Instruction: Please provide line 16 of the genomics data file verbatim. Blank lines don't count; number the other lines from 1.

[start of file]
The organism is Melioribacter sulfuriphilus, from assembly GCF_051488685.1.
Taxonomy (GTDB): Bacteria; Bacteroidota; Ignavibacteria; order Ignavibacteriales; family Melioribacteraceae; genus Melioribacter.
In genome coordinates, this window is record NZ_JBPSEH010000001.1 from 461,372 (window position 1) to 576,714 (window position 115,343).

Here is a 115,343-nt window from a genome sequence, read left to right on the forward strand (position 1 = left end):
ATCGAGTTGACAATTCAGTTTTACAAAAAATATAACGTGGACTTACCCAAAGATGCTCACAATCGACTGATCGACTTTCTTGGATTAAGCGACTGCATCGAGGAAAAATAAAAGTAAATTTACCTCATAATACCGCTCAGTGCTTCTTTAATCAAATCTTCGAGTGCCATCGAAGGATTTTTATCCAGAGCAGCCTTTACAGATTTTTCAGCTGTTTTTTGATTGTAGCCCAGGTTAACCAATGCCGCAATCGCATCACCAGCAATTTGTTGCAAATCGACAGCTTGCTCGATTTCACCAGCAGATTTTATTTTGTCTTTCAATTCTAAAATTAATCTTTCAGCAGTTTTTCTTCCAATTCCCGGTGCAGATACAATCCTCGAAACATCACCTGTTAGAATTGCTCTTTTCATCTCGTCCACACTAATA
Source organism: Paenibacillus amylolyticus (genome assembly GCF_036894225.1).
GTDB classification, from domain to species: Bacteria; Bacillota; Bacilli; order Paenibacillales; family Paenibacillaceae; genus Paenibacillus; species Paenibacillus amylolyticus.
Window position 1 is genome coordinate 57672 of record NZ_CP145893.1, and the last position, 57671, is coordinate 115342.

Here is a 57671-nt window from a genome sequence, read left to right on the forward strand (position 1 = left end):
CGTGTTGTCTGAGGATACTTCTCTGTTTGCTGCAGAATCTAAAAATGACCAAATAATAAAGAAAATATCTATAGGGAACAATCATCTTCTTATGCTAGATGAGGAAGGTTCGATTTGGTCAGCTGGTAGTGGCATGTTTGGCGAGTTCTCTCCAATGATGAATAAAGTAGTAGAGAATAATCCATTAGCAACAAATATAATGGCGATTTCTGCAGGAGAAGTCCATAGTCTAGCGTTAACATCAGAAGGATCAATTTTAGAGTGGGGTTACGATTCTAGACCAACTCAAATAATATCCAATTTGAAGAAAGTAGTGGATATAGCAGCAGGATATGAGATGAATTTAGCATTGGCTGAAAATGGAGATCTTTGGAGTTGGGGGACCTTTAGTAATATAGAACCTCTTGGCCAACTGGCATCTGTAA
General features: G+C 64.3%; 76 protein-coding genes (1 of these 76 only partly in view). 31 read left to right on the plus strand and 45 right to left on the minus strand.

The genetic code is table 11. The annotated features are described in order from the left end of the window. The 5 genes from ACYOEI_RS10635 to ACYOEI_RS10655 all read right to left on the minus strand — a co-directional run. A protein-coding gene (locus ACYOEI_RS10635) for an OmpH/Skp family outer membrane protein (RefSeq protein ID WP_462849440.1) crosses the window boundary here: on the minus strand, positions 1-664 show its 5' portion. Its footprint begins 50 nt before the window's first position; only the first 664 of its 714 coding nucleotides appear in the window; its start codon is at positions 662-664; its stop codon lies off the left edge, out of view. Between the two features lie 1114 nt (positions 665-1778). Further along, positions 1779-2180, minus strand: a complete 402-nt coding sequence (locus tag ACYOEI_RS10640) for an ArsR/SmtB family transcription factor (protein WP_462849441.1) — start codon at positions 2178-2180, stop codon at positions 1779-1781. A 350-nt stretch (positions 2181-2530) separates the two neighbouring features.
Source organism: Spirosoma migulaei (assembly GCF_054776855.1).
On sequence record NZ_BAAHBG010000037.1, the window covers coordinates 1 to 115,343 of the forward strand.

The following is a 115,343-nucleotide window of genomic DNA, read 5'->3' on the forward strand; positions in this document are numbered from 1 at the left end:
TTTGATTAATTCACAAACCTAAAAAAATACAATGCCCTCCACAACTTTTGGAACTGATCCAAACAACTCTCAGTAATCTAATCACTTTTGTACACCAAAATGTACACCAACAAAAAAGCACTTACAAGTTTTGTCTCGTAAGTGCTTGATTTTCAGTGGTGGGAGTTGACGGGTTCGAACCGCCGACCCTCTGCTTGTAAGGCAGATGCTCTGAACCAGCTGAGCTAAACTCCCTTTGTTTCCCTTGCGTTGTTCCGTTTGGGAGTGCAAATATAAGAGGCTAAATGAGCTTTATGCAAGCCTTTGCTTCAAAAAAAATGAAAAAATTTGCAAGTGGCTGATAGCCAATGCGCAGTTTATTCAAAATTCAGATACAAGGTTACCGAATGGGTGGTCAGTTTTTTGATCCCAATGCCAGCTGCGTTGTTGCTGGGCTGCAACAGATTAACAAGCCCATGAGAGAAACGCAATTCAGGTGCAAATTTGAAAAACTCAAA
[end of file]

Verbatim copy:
TTTGATTAATTCACAAACCTAAAAAAATACAATGCCCTCCACAACTTTTGGAACTGATCCAAACAACTCTCAGTAATCTAATCACTTTTGTACACCAAAATGTACACCAACAAAAAAGCACTTACAAGTTTTGTCTCGTAAGTGCTTGATTTTCAGTGGTGGGAGTTGACGGGTTCGAACCGCCGACCCTCTGCTTGTAAGGCAGATGCTCTGAACCAGCTGAGCTAAACTCCCTTTGTTTCCCTTGCGTTGTTCCGTTTGGGAGTGCAAATATAAGAGGCTAAATGAGCTTTATGCAAGCCTTTGCTTCAAAAAAAATGAAAAAATTTGCAAGTGGCTGATAGCCAATGCGCAGTTTATTCAAAATTCAGATACAAGGTTACCGAATGGGTGGTCAGTTTTTTGATCCCAATGCCAGCTGCGTTGTTGCTGGGCTGCAACAGATTAACAAGCCCATGAGAGAAACGCAATTCAGGTGCAAATTTGAAAAACTCAAA